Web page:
The de-commissioning of armed combatants is part of the government’s peace agreement with the MILF that was sustained by President Duterte and who steered the passage of Bangsamoro Organic Law (BOL). The BOL gave birth to the newly expanded Bangsamoro Autonomous Region in Muslim Mindanao (BARRM) that included Maguindanao. Al Sahar’s plantation is located in the municipalities of Talayan, Budon and Datu Odin Sinsuat in the province of Maguindanao, one of the poorest provinces in the country. 

During the evaluation of the loan applications, both Land Bank and DBP officials expressed support to the project. According to Perrine, the LBP Board of Directors had earlier approved a loan for P1.6 billion for Al Sahar in February 2017. At that time, Perrine recalls, Dominguez sat as LBP chairman. But Al Sahar had requested for a change in one restrictive loan condition. Unfortunately, Perrine rued, he never received any reply if the loan was approved or not.

Al Sahar then applied with DBP for a loan on December 28, 2018. After undergoing full evaluation, the DBP Credit Committee, highly recommended for approval by the Lending Group Head for an amount of P2.05 billion. In a direct personal letter to Dominguez on August 16 this year, Perrine appealed to Dominguez to support even a reduced DBP loan amount of P496 million for the existing first phase of 402 hectares, which DBP had already verified that 85% of the assets were already installed.

Perrine wrote Dominguez: “The workers, their families, and the community leaders are all praying for your mercy and support for the DBP loan of P496M to save their livelihoods.” Dominguez only confirmed to have read the letter, according to Perrine – but no response. Thus, Perrine was forced to close down the expansion project and had to lay off his workers last month.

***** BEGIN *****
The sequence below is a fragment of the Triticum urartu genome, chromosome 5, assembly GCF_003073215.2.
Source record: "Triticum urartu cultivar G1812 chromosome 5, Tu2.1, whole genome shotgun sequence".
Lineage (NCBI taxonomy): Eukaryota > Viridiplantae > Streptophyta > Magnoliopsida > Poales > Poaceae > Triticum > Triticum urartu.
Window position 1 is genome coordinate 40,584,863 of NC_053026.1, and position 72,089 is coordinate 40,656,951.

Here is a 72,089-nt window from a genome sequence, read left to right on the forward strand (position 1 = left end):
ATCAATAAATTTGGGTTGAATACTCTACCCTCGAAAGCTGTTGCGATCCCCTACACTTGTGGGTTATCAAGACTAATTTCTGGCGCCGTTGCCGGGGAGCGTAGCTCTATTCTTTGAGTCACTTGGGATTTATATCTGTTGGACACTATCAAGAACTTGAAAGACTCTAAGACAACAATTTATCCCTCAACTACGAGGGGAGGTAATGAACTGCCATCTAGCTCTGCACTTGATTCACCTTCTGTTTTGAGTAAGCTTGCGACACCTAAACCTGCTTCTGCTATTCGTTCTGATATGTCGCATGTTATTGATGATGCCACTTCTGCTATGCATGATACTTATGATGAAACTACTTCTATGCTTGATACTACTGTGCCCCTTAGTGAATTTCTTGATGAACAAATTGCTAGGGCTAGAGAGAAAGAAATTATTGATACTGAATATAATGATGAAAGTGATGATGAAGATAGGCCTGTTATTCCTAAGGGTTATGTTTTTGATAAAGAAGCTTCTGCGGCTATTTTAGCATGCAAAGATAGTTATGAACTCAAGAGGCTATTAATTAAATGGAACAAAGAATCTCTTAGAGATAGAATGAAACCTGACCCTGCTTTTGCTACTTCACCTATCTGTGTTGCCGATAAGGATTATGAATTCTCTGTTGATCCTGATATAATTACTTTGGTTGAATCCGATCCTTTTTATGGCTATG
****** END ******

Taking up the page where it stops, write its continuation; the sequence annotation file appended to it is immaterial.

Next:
Perrine suspects “Sonny’s” animosity could have stemmed from an earlier partnership involving a similar 515-hectare banana plantation, Ardexcor, in Datu Paglas, Maguindanao (planted on 667 hectares of land leased from a company controlled by Dominguez which had acquired the former Datu Salipada Pendatun Estate from LBP). Thus, they became partners from 1999 up to 2007 – when Perrine offered to buy Dominguez’s 60% share due to declining performance of the farm.

But “Sonny” instead bought out Perrine. However, in October 2016, Dominguez abruptly sold the entire 515-hectare Ardexcor banana plantation (while maintaining a 25-year lease of the lands) for only P1.00 to his buyer, who supposedly advanced $2 million into the failing operation.

The buyer subsequently turned around and offered to sell Ardexcor to Perrine in February 2017 for the same price of P1.00 under the condition that he will be reimbursed of the $2 million that he had advanced to Ardexcor. To save the plantation and prevent the black mark on investing in the Bangsamoro that such a failure would have caused, Perrine accepted the offer, and invested about P166 million to rehabilitate the plantation.

From that time on, the plantation recovered and is doing well. It is estimated that the former owner, Dominguez, may have accumulated losses of up to P800 million when he sold the plantation for only P1.00. It was after Perrine’s takeover at the end of February 2017 of this former plantation of Dominguez that their personal relationship turned sour. 

When personal reasons prevail over other considerations, any decision becomes unjustly subjective.